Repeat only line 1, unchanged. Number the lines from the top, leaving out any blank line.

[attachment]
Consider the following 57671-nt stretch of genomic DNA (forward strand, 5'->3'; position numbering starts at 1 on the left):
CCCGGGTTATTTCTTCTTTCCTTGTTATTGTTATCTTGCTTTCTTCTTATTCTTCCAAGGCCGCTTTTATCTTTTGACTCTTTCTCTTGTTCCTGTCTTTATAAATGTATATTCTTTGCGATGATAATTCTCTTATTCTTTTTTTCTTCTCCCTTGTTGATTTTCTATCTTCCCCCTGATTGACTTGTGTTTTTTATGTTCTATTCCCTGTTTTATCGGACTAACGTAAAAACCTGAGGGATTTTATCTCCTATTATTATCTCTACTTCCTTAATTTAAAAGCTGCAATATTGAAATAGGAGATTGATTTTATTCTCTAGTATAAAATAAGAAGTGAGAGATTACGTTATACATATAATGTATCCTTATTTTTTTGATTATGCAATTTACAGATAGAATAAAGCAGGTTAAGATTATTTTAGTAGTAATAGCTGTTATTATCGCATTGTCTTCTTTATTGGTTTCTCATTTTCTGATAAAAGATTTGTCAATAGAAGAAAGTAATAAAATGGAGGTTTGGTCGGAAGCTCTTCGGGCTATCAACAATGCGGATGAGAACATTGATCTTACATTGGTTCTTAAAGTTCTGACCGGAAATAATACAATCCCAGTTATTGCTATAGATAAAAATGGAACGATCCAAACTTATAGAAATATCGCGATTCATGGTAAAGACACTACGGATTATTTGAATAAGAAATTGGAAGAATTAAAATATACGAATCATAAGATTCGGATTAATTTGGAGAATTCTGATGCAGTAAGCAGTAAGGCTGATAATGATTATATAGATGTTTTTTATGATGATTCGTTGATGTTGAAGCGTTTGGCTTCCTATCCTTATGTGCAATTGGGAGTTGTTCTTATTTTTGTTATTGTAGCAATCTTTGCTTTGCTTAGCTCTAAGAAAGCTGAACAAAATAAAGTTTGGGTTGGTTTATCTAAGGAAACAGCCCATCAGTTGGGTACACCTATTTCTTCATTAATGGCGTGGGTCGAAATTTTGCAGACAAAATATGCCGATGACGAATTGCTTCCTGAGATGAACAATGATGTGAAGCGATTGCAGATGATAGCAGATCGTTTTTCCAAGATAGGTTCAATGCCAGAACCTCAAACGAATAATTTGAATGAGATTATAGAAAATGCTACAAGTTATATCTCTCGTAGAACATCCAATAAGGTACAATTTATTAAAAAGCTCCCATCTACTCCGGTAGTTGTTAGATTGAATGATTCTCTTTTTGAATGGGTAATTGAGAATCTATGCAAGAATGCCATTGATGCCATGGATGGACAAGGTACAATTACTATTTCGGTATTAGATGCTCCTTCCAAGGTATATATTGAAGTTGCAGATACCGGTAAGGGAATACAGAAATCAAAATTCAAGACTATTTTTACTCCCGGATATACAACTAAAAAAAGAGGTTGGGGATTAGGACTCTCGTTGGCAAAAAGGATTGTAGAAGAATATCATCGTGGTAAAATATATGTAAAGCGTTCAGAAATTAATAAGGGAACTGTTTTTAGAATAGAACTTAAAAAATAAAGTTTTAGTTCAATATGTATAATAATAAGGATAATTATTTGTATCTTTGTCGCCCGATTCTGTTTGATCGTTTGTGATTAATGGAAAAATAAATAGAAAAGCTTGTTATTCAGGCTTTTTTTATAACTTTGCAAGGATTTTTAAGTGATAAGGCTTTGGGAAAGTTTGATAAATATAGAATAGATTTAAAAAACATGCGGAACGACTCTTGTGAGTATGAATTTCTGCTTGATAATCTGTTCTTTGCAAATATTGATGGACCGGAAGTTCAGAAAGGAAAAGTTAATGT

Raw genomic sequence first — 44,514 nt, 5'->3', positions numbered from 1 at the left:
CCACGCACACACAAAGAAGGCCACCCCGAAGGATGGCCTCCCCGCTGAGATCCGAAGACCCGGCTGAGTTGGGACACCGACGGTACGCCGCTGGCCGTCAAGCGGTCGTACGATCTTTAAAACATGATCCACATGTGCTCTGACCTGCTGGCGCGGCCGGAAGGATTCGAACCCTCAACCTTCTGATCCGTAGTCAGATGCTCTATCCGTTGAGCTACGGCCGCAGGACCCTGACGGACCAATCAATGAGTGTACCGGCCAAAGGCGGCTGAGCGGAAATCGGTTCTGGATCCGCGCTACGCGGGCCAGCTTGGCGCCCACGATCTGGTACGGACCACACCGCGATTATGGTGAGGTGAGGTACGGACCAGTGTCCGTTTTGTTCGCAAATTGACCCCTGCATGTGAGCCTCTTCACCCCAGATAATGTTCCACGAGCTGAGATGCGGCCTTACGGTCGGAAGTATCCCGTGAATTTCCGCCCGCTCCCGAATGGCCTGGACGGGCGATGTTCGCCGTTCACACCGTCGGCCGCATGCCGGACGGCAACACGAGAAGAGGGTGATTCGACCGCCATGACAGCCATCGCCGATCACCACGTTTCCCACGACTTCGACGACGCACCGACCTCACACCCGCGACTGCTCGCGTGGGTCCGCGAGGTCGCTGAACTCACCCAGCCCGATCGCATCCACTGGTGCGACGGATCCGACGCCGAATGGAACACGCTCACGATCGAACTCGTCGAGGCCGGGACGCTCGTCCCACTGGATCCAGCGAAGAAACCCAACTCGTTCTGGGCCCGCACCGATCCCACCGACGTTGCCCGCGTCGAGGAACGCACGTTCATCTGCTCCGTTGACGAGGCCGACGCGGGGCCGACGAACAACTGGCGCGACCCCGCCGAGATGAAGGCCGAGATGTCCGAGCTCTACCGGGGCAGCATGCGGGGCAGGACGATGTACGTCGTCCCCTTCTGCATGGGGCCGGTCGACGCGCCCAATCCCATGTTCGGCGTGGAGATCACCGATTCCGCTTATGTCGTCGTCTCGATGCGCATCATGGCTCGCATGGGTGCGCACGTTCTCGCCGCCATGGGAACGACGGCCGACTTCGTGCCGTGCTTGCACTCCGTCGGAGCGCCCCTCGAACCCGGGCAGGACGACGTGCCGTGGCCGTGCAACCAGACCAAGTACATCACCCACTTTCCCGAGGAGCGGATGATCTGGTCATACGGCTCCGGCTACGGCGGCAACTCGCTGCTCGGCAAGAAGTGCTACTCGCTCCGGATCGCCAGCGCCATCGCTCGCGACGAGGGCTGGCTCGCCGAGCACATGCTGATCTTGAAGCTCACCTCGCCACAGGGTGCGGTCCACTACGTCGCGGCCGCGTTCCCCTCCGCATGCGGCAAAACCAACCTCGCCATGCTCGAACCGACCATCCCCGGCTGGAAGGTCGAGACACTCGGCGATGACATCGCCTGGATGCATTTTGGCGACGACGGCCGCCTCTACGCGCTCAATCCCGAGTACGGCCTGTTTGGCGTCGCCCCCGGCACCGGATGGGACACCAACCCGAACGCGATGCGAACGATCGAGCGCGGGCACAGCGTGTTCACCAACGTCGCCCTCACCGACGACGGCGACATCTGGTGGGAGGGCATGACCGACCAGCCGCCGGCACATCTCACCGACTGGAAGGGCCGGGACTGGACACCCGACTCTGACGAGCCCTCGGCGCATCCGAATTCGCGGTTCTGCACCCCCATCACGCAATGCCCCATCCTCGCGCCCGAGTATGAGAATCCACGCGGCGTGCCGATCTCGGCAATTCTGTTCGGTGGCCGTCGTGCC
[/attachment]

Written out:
Consider the following 57671-nt stretch of genomic DNA (forward strand, 5'->3'; position numbering starts at 1 on the left):